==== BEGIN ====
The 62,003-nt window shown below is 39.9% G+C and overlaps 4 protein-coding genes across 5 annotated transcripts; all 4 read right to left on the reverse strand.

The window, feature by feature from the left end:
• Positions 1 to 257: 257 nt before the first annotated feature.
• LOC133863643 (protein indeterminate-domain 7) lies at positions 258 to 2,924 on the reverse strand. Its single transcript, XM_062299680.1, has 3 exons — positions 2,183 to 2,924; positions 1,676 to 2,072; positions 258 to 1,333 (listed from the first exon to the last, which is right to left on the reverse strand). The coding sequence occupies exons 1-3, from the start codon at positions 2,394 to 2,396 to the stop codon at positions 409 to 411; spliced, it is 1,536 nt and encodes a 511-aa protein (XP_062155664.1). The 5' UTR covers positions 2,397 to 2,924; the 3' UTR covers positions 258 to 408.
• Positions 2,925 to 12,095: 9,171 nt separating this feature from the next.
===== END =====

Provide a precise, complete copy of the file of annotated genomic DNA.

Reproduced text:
The 62,003-nt window shown below is 39.9% G+C and overlaps 4 protein-coding genes across 5 annotated transcripts; all 4 read right to left on the reverse strand.

The window, feature by feature from the left end:
• Positions 1 to 257: 257 nt before the first annotated feature.
• LOC133863643 (protein indeterminate-domain 7) lies at positions 258 to 2,924 on the reverse strand. Its single transcript, XM_062299680.1, has 3 exons — positions 2,183 to 2,924; positions 1,676 to 2,072; positions 258 to 1,333 (listed from the first exon to the last, which is right to left on the reverse strand). The coding sequence occupies exons 1-3, from the start codon at positions 2,394 to 2,396 to the stop codon at positions 409 to 411; spliced, it is 1,536 nt and encodes a 511-aa protein (XP_062155664.1). The 5' UTR covers positions 2,397 to 2,924; the 3' UTR covers positions 258 to 408.
• Positions 2,925 to 12,095: 9,171 nt separating this feature from the next.